In McElrath v. Kalanick (Jan. 13, 2020), the Delaware Supreme Court upheld the Court of Chancery’s decision that dismissed a derivative suit brought by a stockholder of Uber Technologies, Inc. (“Uber”) for damages arising from Uber’s 2016 acquisition of Ottomotto LLC (“Otto”). The Supreme Court agreed with the Court of Chancery’s determination that a majority of the Uber directors in office at the time the complaint was filed were independent and had not acted in bad faith–and, therefore, that pre-suit demand on the board to bring the litigation would not have been “futile” and so was not excused.
Key Point

  • The decision, in our view, does not necessarily suggest a change in the Delaware courts’ recent approach in determining director independence in the demand futility context. Delaware has consistently applied long-established principles for determining director independence. In recent years, however, when applying those principles in the demand futility context, the courts have appeared to more readily find non-independence than they had previously. Some commentators have suggested that the decision signals a return to the seemingly stronger presumption of independence of the past. While that is possible, we do not read the decision that way (as discussed below).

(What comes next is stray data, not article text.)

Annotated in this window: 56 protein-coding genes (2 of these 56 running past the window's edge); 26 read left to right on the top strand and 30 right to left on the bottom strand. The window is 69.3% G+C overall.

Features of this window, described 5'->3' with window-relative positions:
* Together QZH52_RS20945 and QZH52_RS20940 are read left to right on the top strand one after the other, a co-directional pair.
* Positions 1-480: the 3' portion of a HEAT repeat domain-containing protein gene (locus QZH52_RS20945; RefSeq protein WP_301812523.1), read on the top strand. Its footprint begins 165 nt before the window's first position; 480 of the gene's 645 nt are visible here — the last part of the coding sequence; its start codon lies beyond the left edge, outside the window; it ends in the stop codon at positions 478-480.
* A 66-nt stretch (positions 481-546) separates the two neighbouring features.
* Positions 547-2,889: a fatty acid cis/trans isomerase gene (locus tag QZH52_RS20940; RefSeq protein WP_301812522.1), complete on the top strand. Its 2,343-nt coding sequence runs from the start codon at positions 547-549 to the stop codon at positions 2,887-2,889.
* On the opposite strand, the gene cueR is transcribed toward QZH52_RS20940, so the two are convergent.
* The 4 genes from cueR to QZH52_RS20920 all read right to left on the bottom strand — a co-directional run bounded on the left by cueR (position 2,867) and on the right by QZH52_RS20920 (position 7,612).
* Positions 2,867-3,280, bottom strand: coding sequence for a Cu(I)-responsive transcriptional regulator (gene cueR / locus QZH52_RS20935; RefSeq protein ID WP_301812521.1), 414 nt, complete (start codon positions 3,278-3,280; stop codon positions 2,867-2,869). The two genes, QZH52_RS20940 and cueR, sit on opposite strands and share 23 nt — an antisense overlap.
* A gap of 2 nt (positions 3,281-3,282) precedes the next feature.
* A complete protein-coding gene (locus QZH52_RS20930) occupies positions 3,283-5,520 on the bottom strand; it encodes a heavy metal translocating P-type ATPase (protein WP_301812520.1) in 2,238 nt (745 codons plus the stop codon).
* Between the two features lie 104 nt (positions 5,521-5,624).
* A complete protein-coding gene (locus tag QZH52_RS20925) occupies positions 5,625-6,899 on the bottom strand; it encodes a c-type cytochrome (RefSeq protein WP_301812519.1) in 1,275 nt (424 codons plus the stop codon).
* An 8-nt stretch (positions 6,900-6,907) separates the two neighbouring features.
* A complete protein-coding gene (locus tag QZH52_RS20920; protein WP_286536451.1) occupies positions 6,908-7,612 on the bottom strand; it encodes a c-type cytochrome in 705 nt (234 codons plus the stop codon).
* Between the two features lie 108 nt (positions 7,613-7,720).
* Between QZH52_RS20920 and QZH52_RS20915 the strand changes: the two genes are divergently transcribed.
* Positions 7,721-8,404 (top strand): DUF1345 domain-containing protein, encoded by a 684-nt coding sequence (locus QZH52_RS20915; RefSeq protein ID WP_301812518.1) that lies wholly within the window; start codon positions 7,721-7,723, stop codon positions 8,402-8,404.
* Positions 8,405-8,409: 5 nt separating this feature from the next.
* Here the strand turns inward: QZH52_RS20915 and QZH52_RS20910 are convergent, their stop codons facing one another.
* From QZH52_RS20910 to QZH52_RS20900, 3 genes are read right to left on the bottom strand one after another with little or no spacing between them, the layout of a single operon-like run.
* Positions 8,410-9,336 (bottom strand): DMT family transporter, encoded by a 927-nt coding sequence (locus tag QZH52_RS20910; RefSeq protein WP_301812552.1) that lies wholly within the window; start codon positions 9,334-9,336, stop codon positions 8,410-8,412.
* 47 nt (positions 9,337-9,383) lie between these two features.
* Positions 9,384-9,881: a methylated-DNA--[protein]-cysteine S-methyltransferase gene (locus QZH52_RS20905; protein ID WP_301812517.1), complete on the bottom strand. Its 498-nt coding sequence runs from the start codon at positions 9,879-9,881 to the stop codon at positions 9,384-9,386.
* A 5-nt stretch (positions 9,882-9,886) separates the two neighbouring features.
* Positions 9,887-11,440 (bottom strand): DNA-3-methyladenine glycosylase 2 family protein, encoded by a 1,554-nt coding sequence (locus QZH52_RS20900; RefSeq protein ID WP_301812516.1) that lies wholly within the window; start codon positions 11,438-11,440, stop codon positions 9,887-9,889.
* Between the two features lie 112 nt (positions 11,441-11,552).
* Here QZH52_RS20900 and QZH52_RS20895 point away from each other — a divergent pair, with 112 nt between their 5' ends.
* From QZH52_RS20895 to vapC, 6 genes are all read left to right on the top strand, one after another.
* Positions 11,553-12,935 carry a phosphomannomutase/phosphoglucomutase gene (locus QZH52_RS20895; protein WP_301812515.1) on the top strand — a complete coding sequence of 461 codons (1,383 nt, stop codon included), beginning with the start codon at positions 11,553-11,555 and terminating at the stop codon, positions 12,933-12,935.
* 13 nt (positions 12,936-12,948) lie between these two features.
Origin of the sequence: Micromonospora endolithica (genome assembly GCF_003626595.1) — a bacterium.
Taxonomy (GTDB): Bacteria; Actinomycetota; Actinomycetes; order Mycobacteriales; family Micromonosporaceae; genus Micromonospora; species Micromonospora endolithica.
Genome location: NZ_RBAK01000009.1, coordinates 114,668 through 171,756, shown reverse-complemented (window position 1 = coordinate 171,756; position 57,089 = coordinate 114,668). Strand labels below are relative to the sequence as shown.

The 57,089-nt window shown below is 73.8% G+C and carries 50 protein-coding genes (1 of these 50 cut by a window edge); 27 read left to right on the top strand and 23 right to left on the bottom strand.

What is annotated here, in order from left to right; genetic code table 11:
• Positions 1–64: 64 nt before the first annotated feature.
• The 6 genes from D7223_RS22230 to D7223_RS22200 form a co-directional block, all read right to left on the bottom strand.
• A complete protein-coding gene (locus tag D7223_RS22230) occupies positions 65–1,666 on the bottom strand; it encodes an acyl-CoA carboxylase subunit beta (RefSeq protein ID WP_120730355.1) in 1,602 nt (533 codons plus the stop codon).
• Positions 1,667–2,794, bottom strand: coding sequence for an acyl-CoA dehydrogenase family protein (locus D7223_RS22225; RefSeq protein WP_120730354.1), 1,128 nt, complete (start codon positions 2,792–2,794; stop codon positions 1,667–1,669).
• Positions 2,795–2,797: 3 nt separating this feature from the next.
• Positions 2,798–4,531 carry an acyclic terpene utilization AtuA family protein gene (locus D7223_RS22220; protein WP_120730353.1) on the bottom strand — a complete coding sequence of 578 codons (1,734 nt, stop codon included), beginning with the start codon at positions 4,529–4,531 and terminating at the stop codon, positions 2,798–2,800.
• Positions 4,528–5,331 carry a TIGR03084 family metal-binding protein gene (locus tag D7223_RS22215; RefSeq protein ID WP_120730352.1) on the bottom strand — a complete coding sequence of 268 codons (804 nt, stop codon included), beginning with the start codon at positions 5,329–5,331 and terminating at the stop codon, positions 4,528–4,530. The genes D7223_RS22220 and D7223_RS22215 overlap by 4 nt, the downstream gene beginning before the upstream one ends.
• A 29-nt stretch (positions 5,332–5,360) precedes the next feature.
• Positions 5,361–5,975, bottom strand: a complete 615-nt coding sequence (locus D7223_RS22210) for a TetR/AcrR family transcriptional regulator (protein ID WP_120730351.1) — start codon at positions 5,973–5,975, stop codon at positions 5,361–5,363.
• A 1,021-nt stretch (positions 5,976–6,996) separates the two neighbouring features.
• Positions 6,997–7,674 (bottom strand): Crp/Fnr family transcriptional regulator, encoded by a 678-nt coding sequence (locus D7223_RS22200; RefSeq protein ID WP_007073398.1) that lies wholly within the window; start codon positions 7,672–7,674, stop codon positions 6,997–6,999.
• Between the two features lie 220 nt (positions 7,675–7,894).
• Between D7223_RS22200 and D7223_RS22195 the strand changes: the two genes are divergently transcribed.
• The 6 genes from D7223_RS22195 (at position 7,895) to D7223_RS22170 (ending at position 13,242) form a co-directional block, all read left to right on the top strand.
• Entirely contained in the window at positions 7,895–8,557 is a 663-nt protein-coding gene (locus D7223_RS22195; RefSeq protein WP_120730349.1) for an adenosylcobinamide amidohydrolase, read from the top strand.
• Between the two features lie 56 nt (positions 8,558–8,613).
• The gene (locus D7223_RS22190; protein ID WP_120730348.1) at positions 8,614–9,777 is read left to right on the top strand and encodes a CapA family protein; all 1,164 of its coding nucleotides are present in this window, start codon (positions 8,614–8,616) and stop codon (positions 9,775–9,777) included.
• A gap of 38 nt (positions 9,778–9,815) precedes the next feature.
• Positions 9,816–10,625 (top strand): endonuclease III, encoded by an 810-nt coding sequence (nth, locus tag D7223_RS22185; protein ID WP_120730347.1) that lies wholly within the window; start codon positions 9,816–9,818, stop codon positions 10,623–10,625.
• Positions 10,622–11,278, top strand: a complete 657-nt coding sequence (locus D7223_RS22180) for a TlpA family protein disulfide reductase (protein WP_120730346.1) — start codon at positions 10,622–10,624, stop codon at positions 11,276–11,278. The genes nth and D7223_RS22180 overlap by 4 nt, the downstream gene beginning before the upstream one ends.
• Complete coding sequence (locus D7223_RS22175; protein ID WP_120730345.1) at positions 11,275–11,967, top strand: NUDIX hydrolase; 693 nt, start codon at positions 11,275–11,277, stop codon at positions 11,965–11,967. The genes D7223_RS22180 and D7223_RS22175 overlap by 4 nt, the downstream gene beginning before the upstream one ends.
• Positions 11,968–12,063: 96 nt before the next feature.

• Separately, the decision reinforces that there continues to be a high bar to a finding of bad faith by directors–and that this, in combination with exculpation provisions, continues to make it highly unlikely that independent directors would have personal liability for alleged fiduciary breaches except in the most egregious cases.

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Actionable Claim to Inspect Books and Records

Jason M. Halper and Ellen Holloman are partners, and Sara Bussiere is an associate at Cadwalader, Wickersham & Taft LLP.  This post is based on their Cadwalader memorandum and is part of the Delaware law series; links to other posts in the series are available here.